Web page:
Managing the Side Effects of Kidney Cancer and Cancer Treatment
by Debra Wood, RN
The information provided here is meant to give you a general idea about some of the side effects associated with kidney cancer and its treatment. Only the most general side effects are included, so ask your doctor if you need to take any special precautions related to your specific treatment.
Side effects are common and you may experience different ones during your treatment. Medications and other therapies may help to either prevent or reduce side effects of treatment, or to manage certain side effects when they occur. You can develop side effects from the treatment and/or from the cancer itself. Tell your doctor when you notice a new symptom, and ask if any of these treatments are appropriate for you.
Lack of Appetite
A loss of appetite is common during cancer treatment. Fatigue, discomfort, nausea, dry mouth, mouth sores, and loss of taste can play a part in reducing your desire to eat. To manage this common side effect:
Nausea and Vomiting
Chemotherapy and radiation therapy can cause nausea and vomiting. To treat this side effect, you may be prescribed an antiemetic. Some people also find hypnosis, guided imagery, relaxation techniques, and acupuncture helpful. Eat frequent, small meals. Sip water throughout the day; and avoid fatty, spicy, or greasy foods. Talk to a dietitian about other ways you can reduce nausea and vomiting with diet.
You can develop a rash or your skin can become red and tender from your treatment. To treat skin irritations:
Fatigue is common in people with cancer. Medications, low red blood cell levels, emotional stress, pain medications, weight loss, and lack of appetite can all cause fatigue. Based on what is causing your fatigue, your doctor may recommend medications, a blood transfusion, a change in pain medications, talking to a therapist, exercise, and/or vitamins. Getting enough rest and listening to your body when you need to rest are also an important part of treating fatigue.
Mouth and Lip Sores
Chemotherapy can cause the mouth and/or lips to develop sores. To manage this side effect:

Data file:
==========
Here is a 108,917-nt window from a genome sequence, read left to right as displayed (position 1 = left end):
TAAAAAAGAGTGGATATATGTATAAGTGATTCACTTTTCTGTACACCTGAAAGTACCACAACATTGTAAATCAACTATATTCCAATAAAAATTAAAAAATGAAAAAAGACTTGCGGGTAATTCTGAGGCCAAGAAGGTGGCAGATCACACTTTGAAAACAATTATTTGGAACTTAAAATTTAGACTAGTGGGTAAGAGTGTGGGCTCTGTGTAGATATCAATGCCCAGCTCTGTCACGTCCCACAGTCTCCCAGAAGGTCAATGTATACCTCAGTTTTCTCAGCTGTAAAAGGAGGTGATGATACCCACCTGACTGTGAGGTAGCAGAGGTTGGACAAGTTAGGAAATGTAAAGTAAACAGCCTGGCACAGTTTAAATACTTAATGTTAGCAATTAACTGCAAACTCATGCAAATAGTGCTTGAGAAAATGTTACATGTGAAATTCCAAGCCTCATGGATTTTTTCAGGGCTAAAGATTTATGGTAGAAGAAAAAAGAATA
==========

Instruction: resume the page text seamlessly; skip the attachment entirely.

Going through treatment for cancer is stressful. Learn how to manage stressful situations within your control. Regular exercise may help.
Cancer drugs work by attacking cells that divide quickly. This also affects the white blood cells that fight infection. Depending upon your treatment, you may experience side effects that reduce your white blood cell count. This may make you more prone to infection. Other side effects include bruising easily, fatigue, and bleeding easily.
Chemotherapy frequently causes hair loss. If your hair falls out, then wear a scarf or hat to protect the skin on your scalp. Consider wearing a wig.
Medications, especially pain medications, can cause constipation. Eat whole grain foods and drink plenty of fluids to avoid constipation. Staying active with exercise is also a good way to prevent this side effect.
Diarrhea can occur with certain cancer treatments. If you have diarrhea, then avoid caffeine, alcohol, spicy or fatty foods, and large meals. Replenish lost fluids with juice, broth, water, or a replacement fluid.
Opioids may be ordered to control pain or discomfort. They include:
Opioids act on the central nervous system to relieve pain. These drugs can be effective. They may cause dependence, resulting in increased doses to obtain the same pain relief. If you are going to take one of these drugs for a long period of time, then your doctor will closely monitor you.
Percocet is a combination medication. An opioid and acetaminophen used together may provide better pain relief than either medication used alone. In some cases, lower doses of each medication are necessary to achieve pain relief.
The most common side effects of opioids include:
If you are taking medications, follow these general guidelines:
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Accessed January 3, 2017.
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Chemotherapy and you. National Cancer Institute website. Available at: https://www.cancer.gov/publications/patient-education/chemotherapy-and-you.pdf. Accessed January 3, 2017.
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Radiation therapy and you. National Cancer Institute website. Available at: https://www.cancer.gov/publications/patient-education/radiationttherapy.pdf. Accessed January 3, 2017.
Side effects. National Cancer Institute website. Available at: https://www.cancer.gov/about-cancer/treatment/side-effects. Updated April 29, 2015. Accessed January 3, 2017.
6/25/2008 DynaMed Plus Systematic Literature Surveillance http://www.dynamed.com/topics/dmp~AN~T113832/Cancer-pain: Thomas J, Karver S, Cooney GA, et al. Methylnaltrexone for opioid-induced constipation in advanced illness. N Engl J Med. 2008;358(22):2332-2343.
Last reviewed December 2016 by Mohei Abouzied, MD
Last Updated: 12/29/2015
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